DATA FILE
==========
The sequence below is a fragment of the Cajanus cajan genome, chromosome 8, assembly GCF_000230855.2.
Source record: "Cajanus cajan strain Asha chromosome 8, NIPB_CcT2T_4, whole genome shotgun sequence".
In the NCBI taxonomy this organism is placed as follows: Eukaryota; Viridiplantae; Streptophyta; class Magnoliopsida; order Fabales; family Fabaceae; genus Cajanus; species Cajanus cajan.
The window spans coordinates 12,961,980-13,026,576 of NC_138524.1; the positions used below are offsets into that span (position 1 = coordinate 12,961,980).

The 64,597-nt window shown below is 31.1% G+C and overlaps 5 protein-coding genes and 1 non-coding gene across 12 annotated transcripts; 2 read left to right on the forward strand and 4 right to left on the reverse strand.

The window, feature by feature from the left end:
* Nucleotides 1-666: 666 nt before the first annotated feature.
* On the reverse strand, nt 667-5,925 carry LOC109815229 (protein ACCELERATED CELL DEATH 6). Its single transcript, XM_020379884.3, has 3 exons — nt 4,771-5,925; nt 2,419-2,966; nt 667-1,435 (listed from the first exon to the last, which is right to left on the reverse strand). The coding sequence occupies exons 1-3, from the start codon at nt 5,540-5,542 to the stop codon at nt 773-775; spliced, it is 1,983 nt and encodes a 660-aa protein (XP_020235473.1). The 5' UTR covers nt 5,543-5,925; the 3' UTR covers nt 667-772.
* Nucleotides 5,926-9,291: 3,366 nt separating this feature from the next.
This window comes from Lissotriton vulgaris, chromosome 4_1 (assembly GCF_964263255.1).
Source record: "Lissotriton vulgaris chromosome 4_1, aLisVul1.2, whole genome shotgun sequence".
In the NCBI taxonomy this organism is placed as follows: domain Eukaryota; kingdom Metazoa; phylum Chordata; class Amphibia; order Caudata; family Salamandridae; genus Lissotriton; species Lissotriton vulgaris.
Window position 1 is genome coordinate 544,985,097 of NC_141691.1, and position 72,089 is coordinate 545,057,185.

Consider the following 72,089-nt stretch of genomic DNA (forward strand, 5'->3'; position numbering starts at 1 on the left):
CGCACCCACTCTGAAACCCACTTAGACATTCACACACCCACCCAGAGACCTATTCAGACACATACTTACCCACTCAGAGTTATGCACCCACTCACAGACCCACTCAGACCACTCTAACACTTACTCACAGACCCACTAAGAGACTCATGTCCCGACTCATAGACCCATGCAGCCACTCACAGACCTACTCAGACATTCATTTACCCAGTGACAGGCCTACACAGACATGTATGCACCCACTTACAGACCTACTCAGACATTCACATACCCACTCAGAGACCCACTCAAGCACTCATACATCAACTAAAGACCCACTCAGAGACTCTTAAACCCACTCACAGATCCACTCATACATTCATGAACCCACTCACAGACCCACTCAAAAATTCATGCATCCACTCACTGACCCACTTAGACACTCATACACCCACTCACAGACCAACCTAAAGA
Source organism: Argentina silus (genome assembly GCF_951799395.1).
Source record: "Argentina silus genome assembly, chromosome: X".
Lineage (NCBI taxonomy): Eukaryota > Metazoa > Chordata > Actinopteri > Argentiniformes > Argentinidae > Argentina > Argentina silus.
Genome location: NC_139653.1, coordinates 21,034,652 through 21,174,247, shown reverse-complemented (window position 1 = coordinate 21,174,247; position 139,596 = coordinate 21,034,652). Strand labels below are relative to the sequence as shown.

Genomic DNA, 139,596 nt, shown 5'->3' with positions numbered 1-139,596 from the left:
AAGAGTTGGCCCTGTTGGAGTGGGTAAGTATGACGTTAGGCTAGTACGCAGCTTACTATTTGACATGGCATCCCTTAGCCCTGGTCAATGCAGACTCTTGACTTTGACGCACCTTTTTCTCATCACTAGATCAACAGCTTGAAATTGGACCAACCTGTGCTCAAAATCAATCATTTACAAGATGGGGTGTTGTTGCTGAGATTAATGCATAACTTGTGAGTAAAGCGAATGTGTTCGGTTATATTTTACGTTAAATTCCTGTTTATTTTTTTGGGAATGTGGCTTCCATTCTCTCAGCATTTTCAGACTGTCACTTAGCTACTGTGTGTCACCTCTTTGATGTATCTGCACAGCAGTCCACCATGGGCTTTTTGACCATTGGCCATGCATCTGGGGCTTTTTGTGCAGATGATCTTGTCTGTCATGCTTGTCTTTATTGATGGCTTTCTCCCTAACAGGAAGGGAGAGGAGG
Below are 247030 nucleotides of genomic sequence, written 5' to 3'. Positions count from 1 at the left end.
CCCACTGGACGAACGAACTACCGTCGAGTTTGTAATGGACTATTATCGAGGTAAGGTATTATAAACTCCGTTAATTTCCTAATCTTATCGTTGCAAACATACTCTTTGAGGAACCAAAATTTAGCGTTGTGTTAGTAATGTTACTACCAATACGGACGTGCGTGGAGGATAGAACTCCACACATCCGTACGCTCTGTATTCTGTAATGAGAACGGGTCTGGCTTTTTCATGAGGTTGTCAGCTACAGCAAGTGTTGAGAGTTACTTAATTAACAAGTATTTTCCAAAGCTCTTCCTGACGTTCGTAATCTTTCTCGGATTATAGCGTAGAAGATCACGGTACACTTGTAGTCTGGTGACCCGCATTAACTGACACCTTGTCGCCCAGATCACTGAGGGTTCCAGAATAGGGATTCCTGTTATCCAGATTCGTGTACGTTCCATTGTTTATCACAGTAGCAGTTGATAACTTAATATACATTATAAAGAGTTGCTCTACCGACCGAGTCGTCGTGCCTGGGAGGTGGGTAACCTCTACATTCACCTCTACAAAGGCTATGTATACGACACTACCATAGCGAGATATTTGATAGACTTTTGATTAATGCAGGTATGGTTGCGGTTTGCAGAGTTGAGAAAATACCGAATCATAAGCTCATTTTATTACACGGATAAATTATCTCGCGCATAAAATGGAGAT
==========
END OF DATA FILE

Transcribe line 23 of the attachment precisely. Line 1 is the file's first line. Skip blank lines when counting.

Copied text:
CCCACTGGACGAACGAACTACCGTCGAGTTTGTAATGGACTATTATCGAGGTAAGGTATTATAAACTCCGTTAATTTCCTAATCTTATCGTTGCAAACATACTCTTTGAGGAACCAAAATTTAGCGTTGTGTTAGTAATGTTACTACCAATACGGACGTGCGTGGAGGATAGAACTCCACACATCCGTACGCTCTGTATTCTGTAATGAGAACGGGTCTGGCTTTTTCATGAGGTTGTCAGCTACAGCAAGTGTTGAGAGTTACTTAATTAACAAGTATTTTCCAAAGCTCTTCCTGACGTTCGTAATCTTTCTCGGATTATAGCGTAGAAGATCACGGTACACTTGTAGTCTGGTGACCCGCATTAACTGACACCTTGTCGCCCAGATCACTGAGGGTTCCAGAATAGGGATTCCTGTTATCCAGATTCGTGTACGTTCCATTGTTTATCACAGTAGCAGTTGATAACTTAATATACATTATAAAGAGTTGCTCTACCGACCGAGTCGTCGTGCCTGGGAGGTGGGTAACCTCTACATTCACCTCTACAAAGGCTATGTATACGACACTACCATAGCGAGATATTTGATAGACTTTTGATTAATGCAGGTATGGTTGCGGTTTGCAGAGTTGAGAAAATACCGAATCATAAGCTCATTTTATTACACGGATAAATTATCTCGCGCATAAAATGGAGAT